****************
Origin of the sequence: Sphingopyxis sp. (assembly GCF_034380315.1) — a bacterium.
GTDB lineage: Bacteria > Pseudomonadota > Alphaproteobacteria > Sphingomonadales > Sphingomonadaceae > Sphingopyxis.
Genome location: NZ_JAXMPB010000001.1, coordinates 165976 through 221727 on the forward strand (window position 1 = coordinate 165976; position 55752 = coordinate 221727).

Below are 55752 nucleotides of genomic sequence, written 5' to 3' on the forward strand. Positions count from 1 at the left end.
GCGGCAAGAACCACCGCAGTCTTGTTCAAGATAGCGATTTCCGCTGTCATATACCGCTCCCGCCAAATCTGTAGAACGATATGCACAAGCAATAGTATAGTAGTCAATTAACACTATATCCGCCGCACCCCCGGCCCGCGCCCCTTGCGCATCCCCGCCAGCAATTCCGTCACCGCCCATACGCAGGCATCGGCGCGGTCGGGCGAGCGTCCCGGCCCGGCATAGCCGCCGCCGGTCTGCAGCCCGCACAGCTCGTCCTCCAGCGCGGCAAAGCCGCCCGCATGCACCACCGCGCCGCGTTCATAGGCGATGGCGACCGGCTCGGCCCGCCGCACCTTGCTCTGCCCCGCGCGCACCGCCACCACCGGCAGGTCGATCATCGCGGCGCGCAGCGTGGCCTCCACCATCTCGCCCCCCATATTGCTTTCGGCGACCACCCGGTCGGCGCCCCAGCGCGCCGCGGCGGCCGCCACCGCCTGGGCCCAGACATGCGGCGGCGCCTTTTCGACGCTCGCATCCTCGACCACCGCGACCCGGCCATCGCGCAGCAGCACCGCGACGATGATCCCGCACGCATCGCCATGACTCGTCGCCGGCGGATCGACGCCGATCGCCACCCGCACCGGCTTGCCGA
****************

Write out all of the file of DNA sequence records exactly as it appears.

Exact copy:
Origin of the sequence: Sphingopyxis sp. (assembly GCF_034380315.1) — a bacterium.
GTDB lineage: Bacteria > Pseudomonadota > Alphaproteobacteria > Sphingomonadales > Sphingomonadaceae > Sphingopyxis.
Genome location: NZ_JAXMPB010000001.1, coordinates 165976 through 221727 on the forward strand (window position 1 = coordinate 165976; position 55752 = coordinate 221727).

Below are 55752 nucleotides of genomic sequence, written 5' to 3' on the forward strand. Positions count from 1 at the left end.
GCGGCAAGAACCACCGCAGTCTTGTTCAAGATAGCGATTTCCGCTGTCATATACCGCTCCCGCCAAATCTGTAGAACGATATGCACAAGCAATAGTATAGTAGTCAATTAACACTATATCCGCCGCACCCCCGGCCCGCGCCCCTTGCGCATCCCCGCCAGCAATTCCGTCACCGCCCATACGCAGGCATCGGCGCGGTCGGGCGAGCGTCCCGGCCCGGCATAGCCGCCGCCGGTCTGCAGCCCGCACAGCTCGTCCTCCAGCGCGGCAAAGCCGCCCGCATGCACCACCGCGCCGCGTTCATAGGCGATGGCGACCGGCTCGGCCCGCCGCACCTTGCTCTGCCCCGCGCGCACCGCCACCACCGGCAGGTCGATCATCGCGGCGCGCAGCGTGGCCTCCACCATCTCGCCCCCCATATTGCTTTCGGCGACCACCCGGTCGGCGCCCCAGCGCGCCGCGGCGGCCGCCACCGCCTGGGCCCAGACATGCGGCGGCGCCTTTTCGACGCTCGCATCCTCGACCACCGCGACCCGGCCATCGCGCAGCAGCACCGCGACGATGATCCCGCACGCATCGCCATGACTCGTCGCCGGCGGATCGACGCCGATCGCCACCCGCACCGGCTTGCCGA